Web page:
Bilkis Bano Case: After SC Decision Annulling Gujarat Govt's Decision, Will Maharashtra Remission Policy Aid 11 Convicts?

Bilkis Bano Case: After SC Decision Annulling Gujarat Govt's Decision, Will Maharashtra Remission Policy Aid 11 Convicts?

The apex court, while annulling Gujarat's decision, highlighted that Maharashtra, where the trial took place, should be the appropriate authority to decide on remission.

Prathamesh KharadeUpdated: Tuesday, January 09, 2024, 10:42 AM IST
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FPJ

The recent Supreme Court judgment, overturning the Gujarat government's decision to grant remission to eleven convicts involved in the gangrape of Bilkis Bano, has raised questions about the role of the Maharashtra government in reconsidering their plea for remission.

Supreme Court's Ruling

The apex court, while annulling Gujarat's decision yesterday, highlighted that Maharashtra, where the trial took place, should be the appropriate authority to decide on remission. The court emphasized that the State holding the trial must seek the trial court's permission before considering remission for convicted individuals.

Maharashtra's Role

The court's order implies that the Maharashtra government and its remission policy will be applicable to the convicted men's plea. Paragraph 52.6 of the judgment underscores the significance of the trial court's opinion in the remission process.

The judgment in paragraph 52.6 states,

"Had the State of Maharashtra considered the applications of respondent Nos.3 to 13 for remission, this vital opinion of the Presiding Judge of the Court which had convicted them would have carried weight in the mind of the Government of the State of Maharashtra as well as the terms of the Government’s Resolution dated 11.04.2008 which was the applicable policy for remission".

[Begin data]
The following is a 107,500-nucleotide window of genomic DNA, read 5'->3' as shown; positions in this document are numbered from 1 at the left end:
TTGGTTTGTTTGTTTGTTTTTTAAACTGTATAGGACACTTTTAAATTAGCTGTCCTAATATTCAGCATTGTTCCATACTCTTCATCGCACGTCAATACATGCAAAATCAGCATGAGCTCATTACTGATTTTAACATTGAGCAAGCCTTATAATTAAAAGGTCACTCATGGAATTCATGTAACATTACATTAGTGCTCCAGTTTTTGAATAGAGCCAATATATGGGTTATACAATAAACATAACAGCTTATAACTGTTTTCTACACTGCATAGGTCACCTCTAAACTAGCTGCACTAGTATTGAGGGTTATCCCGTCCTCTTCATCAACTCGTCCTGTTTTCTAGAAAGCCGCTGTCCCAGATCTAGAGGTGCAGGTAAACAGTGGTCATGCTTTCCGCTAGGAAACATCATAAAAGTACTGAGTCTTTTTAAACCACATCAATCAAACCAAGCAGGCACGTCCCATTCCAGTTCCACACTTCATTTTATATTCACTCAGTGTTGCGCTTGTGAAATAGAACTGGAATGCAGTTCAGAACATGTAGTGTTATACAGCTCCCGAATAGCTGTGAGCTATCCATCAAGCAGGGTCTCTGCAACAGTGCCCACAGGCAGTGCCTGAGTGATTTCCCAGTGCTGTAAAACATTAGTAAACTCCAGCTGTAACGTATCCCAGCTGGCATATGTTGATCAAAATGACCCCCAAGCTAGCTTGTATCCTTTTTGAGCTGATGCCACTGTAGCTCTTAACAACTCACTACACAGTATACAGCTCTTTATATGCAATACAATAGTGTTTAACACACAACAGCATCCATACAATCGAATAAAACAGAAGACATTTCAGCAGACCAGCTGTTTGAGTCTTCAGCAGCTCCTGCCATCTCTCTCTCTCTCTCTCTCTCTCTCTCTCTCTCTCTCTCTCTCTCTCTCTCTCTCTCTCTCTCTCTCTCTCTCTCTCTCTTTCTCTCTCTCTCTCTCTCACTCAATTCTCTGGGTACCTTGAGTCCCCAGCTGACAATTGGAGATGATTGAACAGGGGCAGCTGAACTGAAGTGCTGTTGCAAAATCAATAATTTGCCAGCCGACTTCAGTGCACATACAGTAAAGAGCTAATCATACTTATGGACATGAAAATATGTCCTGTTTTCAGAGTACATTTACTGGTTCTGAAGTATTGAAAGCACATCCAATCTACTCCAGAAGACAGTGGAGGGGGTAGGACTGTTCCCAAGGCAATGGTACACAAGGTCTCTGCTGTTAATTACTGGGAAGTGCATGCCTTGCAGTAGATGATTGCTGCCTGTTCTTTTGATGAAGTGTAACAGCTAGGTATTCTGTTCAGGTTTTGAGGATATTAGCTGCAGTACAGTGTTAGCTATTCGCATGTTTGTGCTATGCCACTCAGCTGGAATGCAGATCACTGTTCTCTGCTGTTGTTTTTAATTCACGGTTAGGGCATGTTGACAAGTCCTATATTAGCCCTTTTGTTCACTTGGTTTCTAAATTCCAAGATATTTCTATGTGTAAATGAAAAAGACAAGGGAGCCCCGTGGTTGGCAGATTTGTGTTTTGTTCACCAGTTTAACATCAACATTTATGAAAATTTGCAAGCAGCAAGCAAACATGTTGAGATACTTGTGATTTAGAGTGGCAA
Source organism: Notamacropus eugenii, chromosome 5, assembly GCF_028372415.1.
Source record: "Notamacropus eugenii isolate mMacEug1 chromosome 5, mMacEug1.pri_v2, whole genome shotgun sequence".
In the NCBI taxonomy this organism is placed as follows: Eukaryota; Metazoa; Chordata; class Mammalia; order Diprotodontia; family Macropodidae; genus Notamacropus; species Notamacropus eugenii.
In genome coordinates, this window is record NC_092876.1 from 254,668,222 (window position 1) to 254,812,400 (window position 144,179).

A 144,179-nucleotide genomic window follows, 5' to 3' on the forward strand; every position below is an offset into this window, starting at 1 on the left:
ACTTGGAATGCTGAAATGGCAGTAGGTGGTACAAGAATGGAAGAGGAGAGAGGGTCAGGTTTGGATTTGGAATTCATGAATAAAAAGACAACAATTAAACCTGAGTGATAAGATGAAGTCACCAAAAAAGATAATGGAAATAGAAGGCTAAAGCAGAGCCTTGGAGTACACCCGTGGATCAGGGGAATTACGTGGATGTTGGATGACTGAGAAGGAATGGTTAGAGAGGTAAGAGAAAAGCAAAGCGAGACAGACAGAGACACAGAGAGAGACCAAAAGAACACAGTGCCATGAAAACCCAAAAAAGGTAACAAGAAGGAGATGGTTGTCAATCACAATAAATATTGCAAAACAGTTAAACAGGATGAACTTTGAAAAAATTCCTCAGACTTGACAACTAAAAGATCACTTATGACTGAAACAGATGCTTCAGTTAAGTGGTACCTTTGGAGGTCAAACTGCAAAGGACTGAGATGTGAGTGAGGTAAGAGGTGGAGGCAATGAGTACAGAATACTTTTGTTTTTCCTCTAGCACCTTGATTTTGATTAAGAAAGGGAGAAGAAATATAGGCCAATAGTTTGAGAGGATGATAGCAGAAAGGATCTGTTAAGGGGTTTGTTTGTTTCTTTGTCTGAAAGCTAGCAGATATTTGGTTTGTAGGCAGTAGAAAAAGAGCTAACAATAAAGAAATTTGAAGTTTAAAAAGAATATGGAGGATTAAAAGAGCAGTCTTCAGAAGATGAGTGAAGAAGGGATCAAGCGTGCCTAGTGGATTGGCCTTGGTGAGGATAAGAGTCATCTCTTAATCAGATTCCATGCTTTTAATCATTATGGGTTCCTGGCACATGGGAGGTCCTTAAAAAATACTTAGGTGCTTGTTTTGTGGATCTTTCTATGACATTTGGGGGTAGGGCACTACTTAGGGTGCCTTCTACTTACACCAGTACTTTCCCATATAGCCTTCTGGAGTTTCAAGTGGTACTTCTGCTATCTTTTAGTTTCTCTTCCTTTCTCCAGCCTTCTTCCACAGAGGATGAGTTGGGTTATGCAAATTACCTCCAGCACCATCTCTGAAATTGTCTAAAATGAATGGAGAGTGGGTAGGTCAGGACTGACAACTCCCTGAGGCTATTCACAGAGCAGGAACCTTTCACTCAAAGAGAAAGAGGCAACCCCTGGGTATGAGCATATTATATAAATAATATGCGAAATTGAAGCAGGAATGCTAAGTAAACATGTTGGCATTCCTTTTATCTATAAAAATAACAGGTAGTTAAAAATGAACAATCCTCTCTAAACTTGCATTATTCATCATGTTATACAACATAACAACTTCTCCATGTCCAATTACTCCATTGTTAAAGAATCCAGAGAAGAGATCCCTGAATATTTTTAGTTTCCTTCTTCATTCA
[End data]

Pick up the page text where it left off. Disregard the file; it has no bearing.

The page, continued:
Maharashtra's 2008 Resolution

The 2008 government resolution of Maharashtra comes into focus, setting the framework for remission eligibility. The resolution dictates a minimum sentence of 18 years before any remission. For crimes involving exceptional violence against women, the convicts may only be eligible for remission after serving 28 years.

Considering the 2008 policy, the earliest eligibility for remission for the eleven convicts is in 2026. However, the clause for exceptional violence suggests they might remain incarcerated until 2036.

Despite the 2008 policy, a 1992 remission policy existed, leading to some uncertainty. The special judge applied the 2008 policy, but if the 1992 policy were to apply, the release might be possible only after 2030 or 2036, depending on the severity of the crime.

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